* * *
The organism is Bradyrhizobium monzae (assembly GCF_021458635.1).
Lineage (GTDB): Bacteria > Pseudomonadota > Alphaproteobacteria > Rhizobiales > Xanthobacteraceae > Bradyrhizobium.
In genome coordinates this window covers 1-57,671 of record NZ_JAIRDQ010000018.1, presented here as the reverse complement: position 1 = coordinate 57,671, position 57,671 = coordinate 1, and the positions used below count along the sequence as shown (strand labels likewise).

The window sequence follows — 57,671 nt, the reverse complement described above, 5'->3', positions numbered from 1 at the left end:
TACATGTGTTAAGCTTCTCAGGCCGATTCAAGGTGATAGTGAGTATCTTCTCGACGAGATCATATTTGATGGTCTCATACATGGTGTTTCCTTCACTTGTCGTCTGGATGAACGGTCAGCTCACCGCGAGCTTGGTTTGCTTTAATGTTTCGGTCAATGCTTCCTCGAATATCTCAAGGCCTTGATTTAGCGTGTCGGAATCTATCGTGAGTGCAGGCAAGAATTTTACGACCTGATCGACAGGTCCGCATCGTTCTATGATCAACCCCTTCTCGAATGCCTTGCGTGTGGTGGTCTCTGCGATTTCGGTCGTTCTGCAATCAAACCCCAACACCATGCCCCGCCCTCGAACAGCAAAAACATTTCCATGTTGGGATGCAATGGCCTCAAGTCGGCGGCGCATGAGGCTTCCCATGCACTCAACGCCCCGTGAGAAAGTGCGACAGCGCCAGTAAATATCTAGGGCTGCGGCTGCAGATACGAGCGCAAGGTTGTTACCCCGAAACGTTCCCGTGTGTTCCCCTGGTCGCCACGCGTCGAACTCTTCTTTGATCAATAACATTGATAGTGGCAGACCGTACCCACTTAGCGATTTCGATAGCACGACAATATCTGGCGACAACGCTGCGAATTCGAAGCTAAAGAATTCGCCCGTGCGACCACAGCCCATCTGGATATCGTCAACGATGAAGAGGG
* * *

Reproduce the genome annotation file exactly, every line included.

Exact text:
The organism is Bradyrhizobium monzae (assembly GCF_021458635.1).
Lineage (GTDB): Bacteria > Pseudomonadota > Alphaproteobacteria > Rhizobiales > Xanthobacteraceae > Bradyrhizobium.
In genome coordinates this window covers 1-57,671 of record NZ_JAIRDQ010000018.1, presented here as the reverse complement: position 1 = coordinate 57,671, position 57,671 = coordinate 1, and the positions used below count along the sequence as shown (strand labels likewise).

The window sequence follows — 57,671 nt, the reverse complement described above, 5'->3', positions numbered from 1 at the left end:
TACATGTGTTAAGCTTCTCAGGCCGATTCAAGGTGATAGTGAGTATCTTCTCGACGAGATCATATTTGATGGTCTCATACATGGTGTTTCCTTCACTTGTCGTCTGGATGAACGGTCAGCTCACCGCGAGCTTGGTTTGCTTTAATGTTTCGGTCAATGCTTCCTCGAATATCTCAAGGCCTTGATTTAGCGTGTCGGAATCTATCGTGAGTGCAGGCAAGAATTTTACGACCTGATCGACAGGTCCGCATCGTTCTATGATCAACCCCTTCTCGAATGCCTTGCGTGTGGTGGTCTCTGCGATTTCGGTCGTTCTGCAATCAAACCCCAACACCATGCCCCGCCCTCGAACAGCAAAAACATTTCCATGTTGGGATGCAATGGCCTCAAGTCGGCGGCGCATGAGGCTTCCCATGCACTCAACGCCCCGTGAGAAAGTGCGACAGCGCCAGTAAATATCTAGGGCTGCGGCTGCAGATACGAGCGCAAGGTTGTTACCCCGAAACGTTCCCGTGTGTTCCCCTGGTCGCCACGCGTCGAACTCTTCTTTGATCAATAACATTGATAGTGGCAGACCGTACCCACTTAGCGATTTCGATAGCACGACAATATCTGGCGACAACGCTGCGAATTCGAAGCTAAAGAATTCGCCCGTGCGACCACAGCCCATCTGGATATCGTCAACGATGAAGAGGG